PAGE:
In my May blog post, I mentioned one way to incorporate social, emotional learning into your writing workshop is to use identity webs. You can read more about that here. In addition, I explained how Alex Czerterko, staff developer at the Teachers College Reading and Writing Project, modeled how students can use their identity webs to generate ideas for small moment stories with students at my school.
Currently, I am teaching summer school to our multilingual students. After a year of virtual teaching and hybrid teaching, this group of students is my first in person. Thus kids must have multiple opportunities to reconnect while I continue to reimagine what teaching looks like in person—especially the nebulous teaching of information writing. I reimagined the teaching of information writing inspired by what I saw Alexis model to students back in January. However, this time their identity webs were used to generate ideas for information writing.
In Sara Ahmed’s book, Being the Change, she provides a framework for introducing identity webs to students. She explains that it is how she introduces herself to a group of new students. Hence, on the first day of summer school, I created an identity web about myself.
Next, following her steps, I invited students to think and write down what comes to their minds when they hear the word identity. After thinking and writing down on their paper, I asked students to share in partnerships what they think of when they hear the word identity. Finally, I asked students to share their thoughts. As they shared, I recorded it on chart paper.
Due to time, I had skipped the third step Sara shared. In step 3, she asks students to look into the identity of a character in a book. So instead, I had students make their identity webs.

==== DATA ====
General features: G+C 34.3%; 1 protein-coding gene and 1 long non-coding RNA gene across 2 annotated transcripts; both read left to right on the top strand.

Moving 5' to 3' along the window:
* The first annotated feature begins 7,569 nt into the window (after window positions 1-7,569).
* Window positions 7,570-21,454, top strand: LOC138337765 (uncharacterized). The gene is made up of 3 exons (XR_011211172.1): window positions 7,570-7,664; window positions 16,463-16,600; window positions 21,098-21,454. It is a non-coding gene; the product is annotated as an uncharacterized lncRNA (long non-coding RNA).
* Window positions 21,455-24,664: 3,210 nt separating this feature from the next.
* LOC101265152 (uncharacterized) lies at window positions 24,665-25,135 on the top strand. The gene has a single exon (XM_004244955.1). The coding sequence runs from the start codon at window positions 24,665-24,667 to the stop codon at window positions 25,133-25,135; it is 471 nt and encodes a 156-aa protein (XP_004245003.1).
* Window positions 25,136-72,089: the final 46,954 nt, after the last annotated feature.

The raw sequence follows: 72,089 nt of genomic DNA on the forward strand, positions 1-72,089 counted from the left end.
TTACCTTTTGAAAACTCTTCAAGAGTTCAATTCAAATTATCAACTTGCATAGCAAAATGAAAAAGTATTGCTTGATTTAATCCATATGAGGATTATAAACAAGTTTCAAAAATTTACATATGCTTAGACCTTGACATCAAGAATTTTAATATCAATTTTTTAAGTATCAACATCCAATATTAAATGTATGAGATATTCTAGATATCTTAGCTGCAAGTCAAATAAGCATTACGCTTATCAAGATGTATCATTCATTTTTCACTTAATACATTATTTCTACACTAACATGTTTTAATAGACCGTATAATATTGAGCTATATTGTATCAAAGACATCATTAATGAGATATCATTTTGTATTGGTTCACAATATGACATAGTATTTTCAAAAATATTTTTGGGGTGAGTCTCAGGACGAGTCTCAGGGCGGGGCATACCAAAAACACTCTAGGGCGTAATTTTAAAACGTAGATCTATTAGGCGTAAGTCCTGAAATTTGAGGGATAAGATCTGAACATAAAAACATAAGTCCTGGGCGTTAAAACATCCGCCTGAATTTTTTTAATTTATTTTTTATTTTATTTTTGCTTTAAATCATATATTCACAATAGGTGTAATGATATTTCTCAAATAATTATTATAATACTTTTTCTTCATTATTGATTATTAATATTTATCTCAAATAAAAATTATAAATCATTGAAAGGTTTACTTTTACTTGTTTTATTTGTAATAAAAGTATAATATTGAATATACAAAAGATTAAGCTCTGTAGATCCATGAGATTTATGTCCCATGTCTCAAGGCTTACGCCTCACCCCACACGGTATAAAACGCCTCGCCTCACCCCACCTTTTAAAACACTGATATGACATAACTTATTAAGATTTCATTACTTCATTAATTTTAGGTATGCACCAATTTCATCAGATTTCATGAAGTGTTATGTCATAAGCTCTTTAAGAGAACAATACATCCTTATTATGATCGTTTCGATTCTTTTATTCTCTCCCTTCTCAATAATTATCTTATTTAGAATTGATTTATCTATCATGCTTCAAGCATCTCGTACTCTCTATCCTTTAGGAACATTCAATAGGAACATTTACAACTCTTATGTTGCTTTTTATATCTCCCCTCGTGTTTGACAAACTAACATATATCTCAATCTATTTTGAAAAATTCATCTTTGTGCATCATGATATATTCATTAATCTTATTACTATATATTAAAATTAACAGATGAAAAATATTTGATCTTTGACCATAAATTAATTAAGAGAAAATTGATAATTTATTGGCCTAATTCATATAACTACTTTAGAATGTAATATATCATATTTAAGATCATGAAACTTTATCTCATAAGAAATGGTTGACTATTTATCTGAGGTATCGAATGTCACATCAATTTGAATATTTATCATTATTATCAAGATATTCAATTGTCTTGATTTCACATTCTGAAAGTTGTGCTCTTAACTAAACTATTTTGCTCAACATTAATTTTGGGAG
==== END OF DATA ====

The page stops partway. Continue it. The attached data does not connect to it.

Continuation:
. Generating Ideas
When it comes to generating ideas for information writing, my experience has been that some students freeze. There are two things I have learned about why this occurs. The first, coming up with something to write about. And the second, usually related to the first reason, is that they feel what they know is not pertinent enough to write about.
I invited students to the meeting area and asked them to bring their identity webs. Next, I used the connection in Session 1 of Up the Ladder Information Writing. In the connection, I said to students that I’ve been watching them these past two days and realized they could teach me just as much as I could teach them. Pointing to Seoyul, I said, “Seoyul could teach me a lot about basketball or Korean food. Dennis, you know so much about art, a skill I’ve always wanted to get better at.
A while later, the connection, I modeled how I could use my identity web to develop an idea about what to write. Mulling over my identity web, I chose the topic of cooking coconut noodles. Students were invited to look into their own identity webs and to choose one topic.
Once students had their topics chosen, they went off to write:
I noticed students did not have the same hesitation as they have had before when coming up with topics for information writing. Instead, students were proud to write about their topics and show them off to their peers. We do carry our identities everywhere, and students are no different.
A mom, a wife, a teacher, a learner, and a novice cook. I write about adventures in being all four and life lessons to be learned.